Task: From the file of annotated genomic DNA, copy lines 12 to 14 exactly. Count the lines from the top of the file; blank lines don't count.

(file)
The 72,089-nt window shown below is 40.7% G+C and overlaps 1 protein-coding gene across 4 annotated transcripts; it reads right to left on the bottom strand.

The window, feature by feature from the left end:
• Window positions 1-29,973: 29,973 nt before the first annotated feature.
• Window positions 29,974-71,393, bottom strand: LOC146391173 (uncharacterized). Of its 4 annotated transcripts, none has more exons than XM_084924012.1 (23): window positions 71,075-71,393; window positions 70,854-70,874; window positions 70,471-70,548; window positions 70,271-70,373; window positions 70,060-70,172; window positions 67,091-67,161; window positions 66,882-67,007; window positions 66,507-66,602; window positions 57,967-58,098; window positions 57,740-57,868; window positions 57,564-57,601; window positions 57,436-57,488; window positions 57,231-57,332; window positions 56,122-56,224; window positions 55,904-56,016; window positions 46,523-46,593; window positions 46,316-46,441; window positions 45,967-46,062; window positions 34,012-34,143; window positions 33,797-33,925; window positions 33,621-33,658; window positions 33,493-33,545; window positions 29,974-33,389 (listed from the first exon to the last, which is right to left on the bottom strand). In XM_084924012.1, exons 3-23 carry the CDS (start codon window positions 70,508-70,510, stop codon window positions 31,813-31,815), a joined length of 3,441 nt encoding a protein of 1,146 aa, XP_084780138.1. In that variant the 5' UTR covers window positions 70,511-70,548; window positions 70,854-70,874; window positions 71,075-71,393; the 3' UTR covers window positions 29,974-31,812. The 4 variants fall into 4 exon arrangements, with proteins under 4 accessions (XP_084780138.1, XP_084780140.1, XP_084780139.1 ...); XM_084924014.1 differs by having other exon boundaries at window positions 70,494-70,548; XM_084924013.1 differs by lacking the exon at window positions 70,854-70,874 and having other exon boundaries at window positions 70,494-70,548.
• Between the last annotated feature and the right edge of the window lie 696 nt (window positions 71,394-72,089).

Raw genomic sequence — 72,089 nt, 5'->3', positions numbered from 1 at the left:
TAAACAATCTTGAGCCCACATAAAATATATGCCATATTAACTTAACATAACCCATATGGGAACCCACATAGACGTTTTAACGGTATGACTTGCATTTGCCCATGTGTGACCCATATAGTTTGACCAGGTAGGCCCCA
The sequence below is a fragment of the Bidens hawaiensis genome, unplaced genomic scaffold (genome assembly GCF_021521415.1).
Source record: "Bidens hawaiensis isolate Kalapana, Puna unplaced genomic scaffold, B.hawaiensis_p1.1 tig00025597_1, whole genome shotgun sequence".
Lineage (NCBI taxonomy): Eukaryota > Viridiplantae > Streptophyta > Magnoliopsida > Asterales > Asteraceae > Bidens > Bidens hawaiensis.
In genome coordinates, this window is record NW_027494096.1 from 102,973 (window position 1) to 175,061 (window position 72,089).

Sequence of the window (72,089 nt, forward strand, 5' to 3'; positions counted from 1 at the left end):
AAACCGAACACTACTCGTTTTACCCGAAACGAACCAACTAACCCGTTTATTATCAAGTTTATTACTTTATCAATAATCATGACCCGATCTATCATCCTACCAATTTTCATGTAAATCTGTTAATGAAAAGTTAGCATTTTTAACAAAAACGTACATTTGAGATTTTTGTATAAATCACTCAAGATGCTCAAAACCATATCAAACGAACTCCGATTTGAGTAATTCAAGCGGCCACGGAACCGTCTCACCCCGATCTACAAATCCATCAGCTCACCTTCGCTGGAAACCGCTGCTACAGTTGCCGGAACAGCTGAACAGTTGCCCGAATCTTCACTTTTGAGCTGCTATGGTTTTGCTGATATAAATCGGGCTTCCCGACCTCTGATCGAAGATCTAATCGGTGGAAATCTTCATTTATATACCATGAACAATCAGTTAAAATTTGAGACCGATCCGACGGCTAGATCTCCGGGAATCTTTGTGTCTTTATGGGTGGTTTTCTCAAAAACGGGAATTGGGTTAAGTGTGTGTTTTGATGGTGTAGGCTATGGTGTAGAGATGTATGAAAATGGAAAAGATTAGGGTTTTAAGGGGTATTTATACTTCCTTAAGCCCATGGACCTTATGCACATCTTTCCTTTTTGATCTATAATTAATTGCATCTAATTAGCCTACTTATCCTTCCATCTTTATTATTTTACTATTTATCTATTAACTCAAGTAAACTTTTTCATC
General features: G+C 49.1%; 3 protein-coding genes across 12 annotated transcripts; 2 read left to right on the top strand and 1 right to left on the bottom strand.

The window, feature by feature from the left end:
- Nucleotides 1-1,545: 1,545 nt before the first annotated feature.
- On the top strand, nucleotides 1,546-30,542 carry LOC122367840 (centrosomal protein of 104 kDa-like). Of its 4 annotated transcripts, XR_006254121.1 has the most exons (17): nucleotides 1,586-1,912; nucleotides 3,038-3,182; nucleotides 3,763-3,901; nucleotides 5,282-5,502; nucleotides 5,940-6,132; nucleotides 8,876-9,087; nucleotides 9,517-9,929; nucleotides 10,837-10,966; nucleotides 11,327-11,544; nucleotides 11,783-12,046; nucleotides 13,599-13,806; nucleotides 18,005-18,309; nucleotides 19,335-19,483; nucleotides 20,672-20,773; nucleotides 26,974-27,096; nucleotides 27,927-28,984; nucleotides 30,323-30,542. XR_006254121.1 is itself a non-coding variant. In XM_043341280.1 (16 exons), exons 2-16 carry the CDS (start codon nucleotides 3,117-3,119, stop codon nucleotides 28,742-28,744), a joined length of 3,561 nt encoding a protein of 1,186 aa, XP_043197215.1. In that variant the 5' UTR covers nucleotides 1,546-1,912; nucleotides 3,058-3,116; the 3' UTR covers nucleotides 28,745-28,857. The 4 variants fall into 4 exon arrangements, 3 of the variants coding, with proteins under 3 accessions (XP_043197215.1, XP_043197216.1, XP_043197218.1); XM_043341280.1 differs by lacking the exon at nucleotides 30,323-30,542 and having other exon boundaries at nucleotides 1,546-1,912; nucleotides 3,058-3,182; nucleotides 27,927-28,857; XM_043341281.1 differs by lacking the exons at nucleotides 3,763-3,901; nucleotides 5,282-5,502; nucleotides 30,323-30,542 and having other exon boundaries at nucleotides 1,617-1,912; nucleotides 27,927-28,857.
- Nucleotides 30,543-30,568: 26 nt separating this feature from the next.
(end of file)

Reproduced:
Sequence of the window (72,089 nt, forward strand, 5' to 3'; positions counted from 1 at the left end):
AAACCGAACACTACTCGTTTTACCCGAAACGAACCAACTAACCCGTTTATTATCAAGTTTATTACTTTATCAATAATCATGACCCGATCTATCATCCTACCAATTTTCATGTAAATCTGTTAATGAAAAGTTAGCATTTTTAACAAAAACGTACATTTGAGATTTTTGTATAAATCACTCAAGATGCTCAAAACCATATCAAACGAACTCCGATTTGAGTAATTCAAGCGGCCACGGAACCGTCTCACCCCGATCTACAAATCCATCAGCTCACCTTCGCTGGAAACCGCTGCTACAGTTGCCGGAACAGCTGAACAGTTGCCCGAATCTTCACTTTTGAGCTGCTATGGTTTTGCTGATATAAATCGGGCTTCCCGACCTCTGATCGAAGATCTAATCGGTGGAAATCTTCATTTATATACCATGAACAATCAGTTAAAATTTGAGACCGATCCGACGGCTAGATCTCCGGGAATCTTTGTGTCTTTATGGGTGGTTTTCTCAAAAACGGGAATTGGGTTAAGTGTGTGTTTTGATGGTGTAGGCTATGGTGTAGAGATGTATGAAAATGGAAAAGATTAGGGTTTTAAGGGGTATTTATACTTCCTTAAGCCCATGGACCTTATGCACATCTTTCCTTTTTGATCTATAATTAATTGCATCTAATTAGCCTACTTATCCTTCCATCTTTATTATTTTACTATTTATCTATTAACTCAAGTAAACTTTTTCATC
General features: G+C 49.1%; 3 protein-coding genes across 12 annotated transcripts; 2 read left to right on the top strand and 1 right to left on the bottom strand.